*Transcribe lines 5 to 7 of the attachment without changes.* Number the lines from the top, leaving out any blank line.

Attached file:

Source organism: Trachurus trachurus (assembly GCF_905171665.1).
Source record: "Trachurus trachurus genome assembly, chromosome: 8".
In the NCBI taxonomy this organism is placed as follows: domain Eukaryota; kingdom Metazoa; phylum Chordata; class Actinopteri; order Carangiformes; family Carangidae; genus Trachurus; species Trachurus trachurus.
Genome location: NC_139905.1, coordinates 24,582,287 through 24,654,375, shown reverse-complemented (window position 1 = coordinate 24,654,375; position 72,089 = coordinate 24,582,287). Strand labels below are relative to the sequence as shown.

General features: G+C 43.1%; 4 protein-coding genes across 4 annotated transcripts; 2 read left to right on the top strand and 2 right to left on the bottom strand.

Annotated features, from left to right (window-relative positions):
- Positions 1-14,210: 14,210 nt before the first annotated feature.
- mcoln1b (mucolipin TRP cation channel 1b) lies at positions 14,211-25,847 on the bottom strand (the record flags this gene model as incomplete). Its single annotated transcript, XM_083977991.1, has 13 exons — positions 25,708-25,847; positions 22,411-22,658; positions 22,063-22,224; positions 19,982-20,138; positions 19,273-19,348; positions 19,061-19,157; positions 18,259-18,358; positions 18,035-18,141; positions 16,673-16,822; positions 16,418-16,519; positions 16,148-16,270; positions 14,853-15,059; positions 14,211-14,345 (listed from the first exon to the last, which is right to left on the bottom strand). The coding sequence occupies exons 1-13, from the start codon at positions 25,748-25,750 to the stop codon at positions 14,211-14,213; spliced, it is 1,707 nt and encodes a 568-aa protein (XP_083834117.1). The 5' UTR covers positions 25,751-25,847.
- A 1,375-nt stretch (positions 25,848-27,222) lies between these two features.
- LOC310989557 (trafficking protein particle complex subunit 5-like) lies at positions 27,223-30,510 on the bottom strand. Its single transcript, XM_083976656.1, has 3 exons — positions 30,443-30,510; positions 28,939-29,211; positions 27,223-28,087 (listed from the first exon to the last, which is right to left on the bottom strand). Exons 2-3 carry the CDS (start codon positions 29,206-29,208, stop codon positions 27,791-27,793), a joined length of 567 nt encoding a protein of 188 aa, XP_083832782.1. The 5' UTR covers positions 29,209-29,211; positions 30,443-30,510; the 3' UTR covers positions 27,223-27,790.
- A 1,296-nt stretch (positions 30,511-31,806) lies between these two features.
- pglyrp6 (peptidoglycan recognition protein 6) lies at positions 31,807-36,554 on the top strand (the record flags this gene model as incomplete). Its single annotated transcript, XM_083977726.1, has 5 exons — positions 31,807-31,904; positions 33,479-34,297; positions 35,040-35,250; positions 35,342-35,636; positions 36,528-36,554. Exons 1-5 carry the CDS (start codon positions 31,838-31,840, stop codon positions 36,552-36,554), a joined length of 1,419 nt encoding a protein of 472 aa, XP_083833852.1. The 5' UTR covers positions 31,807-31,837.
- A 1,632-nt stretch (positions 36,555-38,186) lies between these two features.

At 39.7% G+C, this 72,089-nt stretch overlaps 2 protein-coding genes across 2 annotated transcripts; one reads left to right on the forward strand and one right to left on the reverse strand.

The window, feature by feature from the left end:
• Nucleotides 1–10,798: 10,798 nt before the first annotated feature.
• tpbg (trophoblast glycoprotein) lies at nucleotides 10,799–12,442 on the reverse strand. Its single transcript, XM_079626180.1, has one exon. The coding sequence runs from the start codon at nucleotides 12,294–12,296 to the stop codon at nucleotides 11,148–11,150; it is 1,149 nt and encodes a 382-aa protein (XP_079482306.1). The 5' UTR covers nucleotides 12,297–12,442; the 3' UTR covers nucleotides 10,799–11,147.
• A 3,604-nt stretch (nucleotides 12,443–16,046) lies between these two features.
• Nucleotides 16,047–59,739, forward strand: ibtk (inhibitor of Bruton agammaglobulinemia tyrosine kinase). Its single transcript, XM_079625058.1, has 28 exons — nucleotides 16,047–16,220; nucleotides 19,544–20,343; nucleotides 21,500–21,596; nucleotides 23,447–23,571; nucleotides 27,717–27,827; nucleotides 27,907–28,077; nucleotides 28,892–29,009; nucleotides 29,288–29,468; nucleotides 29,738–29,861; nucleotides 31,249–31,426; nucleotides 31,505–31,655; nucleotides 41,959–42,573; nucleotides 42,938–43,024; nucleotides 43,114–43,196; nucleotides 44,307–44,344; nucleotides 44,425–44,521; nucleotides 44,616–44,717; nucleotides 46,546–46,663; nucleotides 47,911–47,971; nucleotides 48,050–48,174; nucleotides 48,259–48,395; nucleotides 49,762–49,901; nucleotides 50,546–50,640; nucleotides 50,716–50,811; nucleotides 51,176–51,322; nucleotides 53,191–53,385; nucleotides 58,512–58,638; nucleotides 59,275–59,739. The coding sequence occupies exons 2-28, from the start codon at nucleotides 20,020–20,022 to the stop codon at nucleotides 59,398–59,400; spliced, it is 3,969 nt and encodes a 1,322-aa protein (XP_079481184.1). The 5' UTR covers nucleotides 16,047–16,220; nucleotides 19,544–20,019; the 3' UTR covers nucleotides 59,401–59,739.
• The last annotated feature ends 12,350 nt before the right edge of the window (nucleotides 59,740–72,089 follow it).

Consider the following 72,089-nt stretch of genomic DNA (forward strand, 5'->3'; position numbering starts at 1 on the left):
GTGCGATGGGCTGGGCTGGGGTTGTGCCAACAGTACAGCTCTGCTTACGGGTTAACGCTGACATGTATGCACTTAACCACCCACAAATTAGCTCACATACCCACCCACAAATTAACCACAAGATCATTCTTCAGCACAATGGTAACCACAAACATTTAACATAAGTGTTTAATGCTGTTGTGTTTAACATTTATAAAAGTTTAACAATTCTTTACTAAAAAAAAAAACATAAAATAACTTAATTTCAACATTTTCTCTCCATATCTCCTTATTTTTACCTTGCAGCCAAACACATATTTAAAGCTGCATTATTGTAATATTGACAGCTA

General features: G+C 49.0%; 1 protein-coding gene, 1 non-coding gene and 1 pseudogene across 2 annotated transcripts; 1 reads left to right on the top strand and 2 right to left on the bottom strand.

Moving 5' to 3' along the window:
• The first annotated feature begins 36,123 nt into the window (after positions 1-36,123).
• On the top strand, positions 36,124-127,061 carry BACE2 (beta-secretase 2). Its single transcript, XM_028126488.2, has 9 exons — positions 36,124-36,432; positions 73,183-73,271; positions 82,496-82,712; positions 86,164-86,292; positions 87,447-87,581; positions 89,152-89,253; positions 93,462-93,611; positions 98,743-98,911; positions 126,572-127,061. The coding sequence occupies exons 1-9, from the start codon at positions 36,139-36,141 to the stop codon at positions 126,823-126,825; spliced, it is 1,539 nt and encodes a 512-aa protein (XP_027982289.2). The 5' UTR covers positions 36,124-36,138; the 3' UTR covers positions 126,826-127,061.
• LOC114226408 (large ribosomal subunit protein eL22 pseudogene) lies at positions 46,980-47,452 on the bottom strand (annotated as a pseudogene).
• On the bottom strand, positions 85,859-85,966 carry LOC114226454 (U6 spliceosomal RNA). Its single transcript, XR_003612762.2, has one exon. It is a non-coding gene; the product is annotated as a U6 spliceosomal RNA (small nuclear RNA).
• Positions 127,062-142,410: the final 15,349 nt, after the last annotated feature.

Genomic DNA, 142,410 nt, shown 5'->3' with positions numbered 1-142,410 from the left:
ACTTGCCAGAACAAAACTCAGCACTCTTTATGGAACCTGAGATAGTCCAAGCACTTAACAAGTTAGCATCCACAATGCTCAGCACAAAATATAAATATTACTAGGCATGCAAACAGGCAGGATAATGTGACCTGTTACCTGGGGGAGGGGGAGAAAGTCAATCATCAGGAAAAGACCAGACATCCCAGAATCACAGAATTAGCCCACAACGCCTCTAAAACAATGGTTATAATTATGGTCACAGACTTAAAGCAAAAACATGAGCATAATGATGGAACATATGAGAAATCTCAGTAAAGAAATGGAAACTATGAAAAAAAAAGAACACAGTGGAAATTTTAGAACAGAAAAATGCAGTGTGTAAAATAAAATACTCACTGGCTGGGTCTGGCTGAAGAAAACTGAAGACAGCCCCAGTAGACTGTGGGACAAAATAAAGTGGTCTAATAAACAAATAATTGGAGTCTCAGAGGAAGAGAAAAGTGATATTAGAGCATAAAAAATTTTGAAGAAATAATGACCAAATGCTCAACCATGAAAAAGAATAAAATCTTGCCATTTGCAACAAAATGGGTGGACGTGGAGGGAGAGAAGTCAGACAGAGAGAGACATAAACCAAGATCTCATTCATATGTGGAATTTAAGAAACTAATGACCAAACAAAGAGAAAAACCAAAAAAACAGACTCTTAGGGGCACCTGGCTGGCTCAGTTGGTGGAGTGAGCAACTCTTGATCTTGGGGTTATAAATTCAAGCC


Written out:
General features: G+C 43.1%; 4 protein-coding genes across 4 annotated transcripts; 2 read left to right on the top strand and 2 right to left on the bottom strand.

Annotated features, from left to right (window-relative positions):
- Positions 1-14,210: 14,210 nt before the first annotated feature.